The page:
120GB Mercury extreme Pro 6G SSD

Discussion in 'Mac Pro' started by AFX, Jun 21, 2011.

  1. AFX macrumors newbie

    Jun 16, 2008
    Hey Guys,

    Today I received a pair of 120GB Mercury extreme Pro 6G SSD drives which I was planing to setup in RAID 0 in my 4,1 MacPro however one of the drives fails to show up in Disk Utility.

    After spending the day trying to get it to work I decided to just install on the one SSD which I was amazed at the performace gain. I was planing to send the faulty drive back for a replacement and use the one drive utill the new one arrives when I came across this:


    I know I'm not using a host adapter and that my system is not capable of taking advantage of the full 6Gb/s so its not a direct comparison but does this mean theres no extra performance from a second drive?

    I'm just trying to work out if I should get a refund or a replacement for the faulty drive.

  2. philipma1957, Jun 21, 2011
    Last edited: Jun 21, 2011

    philipma1957 macrumors 603


    Apr 13, 2010
    Howell, New Jersey
    the answer is multi part.

    mac pro is sata II the max speed 1 ssd can do for a clone or sustained file transfer is 250 to 280MB/s. so if you had 75 gb of info on the drive and used super duper to clone it top clone speed would be 250 to 280 mb/s if you were cloning it to another ssd.

    now if you had 2 120 gb ssd's in a raid0 and a second set of ssd's in a raid0. they both could read and write large files close to 500mb/s. so if you cloned the first raid to the second raid it would be fast maybe 500Mb/s. now you hardly ever clone the osx maybe 1 time a week at night if you have a scheduled backup. so the speed would almost never been seen. so in the one case that your get real easy to see speed increase you don't get to use it much at all.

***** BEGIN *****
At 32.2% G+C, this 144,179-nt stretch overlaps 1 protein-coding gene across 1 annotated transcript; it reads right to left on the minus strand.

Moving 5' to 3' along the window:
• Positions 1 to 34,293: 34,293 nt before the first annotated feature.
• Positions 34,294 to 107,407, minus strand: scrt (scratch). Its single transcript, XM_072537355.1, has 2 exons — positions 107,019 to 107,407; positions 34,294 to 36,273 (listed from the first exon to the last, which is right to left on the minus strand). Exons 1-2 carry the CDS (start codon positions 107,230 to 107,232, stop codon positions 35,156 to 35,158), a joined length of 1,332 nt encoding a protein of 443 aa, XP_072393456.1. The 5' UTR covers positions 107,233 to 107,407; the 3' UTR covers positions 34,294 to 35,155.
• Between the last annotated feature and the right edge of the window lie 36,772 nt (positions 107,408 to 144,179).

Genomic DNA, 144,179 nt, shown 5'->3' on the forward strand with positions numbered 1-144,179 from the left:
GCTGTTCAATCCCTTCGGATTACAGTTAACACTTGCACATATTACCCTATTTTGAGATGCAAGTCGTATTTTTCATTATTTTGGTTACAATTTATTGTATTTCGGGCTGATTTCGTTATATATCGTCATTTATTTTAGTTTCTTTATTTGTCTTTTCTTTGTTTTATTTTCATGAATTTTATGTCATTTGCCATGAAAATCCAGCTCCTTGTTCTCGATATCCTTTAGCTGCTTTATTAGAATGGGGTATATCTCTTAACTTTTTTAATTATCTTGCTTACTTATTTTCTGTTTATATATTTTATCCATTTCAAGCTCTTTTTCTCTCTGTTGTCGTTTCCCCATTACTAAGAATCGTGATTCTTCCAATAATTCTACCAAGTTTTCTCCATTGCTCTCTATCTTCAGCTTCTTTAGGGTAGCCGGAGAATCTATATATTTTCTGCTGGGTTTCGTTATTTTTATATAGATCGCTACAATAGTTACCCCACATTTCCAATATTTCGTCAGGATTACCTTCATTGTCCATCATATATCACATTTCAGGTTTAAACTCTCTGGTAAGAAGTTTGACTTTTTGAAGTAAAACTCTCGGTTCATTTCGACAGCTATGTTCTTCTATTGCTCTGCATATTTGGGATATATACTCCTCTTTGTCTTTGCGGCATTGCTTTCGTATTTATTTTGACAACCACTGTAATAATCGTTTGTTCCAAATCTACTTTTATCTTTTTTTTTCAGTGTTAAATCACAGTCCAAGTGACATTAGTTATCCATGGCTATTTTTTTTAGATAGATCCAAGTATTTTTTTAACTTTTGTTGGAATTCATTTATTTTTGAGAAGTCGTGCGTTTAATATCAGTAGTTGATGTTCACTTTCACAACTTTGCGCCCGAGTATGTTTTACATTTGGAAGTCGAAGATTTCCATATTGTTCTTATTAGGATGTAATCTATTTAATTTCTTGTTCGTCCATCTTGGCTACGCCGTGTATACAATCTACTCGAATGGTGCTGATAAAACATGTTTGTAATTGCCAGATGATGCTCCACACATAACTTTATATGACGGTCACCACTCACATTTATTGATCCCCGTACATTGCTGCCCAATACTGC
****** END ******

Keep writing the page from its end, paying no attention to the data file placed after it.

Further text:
now for the second part. your iops for osx don't go at 250MB/s or if you are raid0 500MB/s they are slower maybe 50 MB/s (a hdd is 1MB/s) these will gain a bit. But at a price the raid0 is more then twice as likely to fail then a non raid 1 ssd. also 1 ssd your gain was 1MB/s to 50MB/s a raid0 ssd your gain may be 50MB/s to 75MB/s so it is not a big gain like hdd to ssd is and failure rate will go up..

    This set of answers are simplified and reduced quite a bit. Having used a lot of ssds I always say get the biggest one you can afford and make backups. I have found that for osx and permanent files one ssd is more stable then a raid0.
  3. VirtualRain, Jun 21, 2011
    Last edited: Jun 21, 2011

    VirtualRain macrumors 603


    Aug 1, 2008
    Vancouver, BC
    Striped SSDs improve sequential read/write speeds. In fact, internally all SSD's are effectively RAID0 arrays of NAND chips for this reason. However, a lot of desktop I/O is random small transfers which doesn't benefit.

    So SSDs in RAID0 certainly doesn't hurt and it might make a difference in reading large photos libraries or in video work, but I wouldn't go out of my way to go this route if you're starting from scratch.

    It may make sense if two smaller drives are cheaper than a single larger one, or if you are adding a second drive to increase capacity to one you already have.

    Things you give up with RAID0:
    - An extra drive bay
    - Added risk of data loss due to drive failure
    - TRIM does not work on RAID arrays
    - Potential lack of portability of your data between different systems
  4. AFX thread starter macrumors newbie

    Jun 16, 2008
    Thanks for the replies. Given the price vs gain of the extra SSD I think I'll just get a refund and get some more memory instead.

    Thanks for your help!

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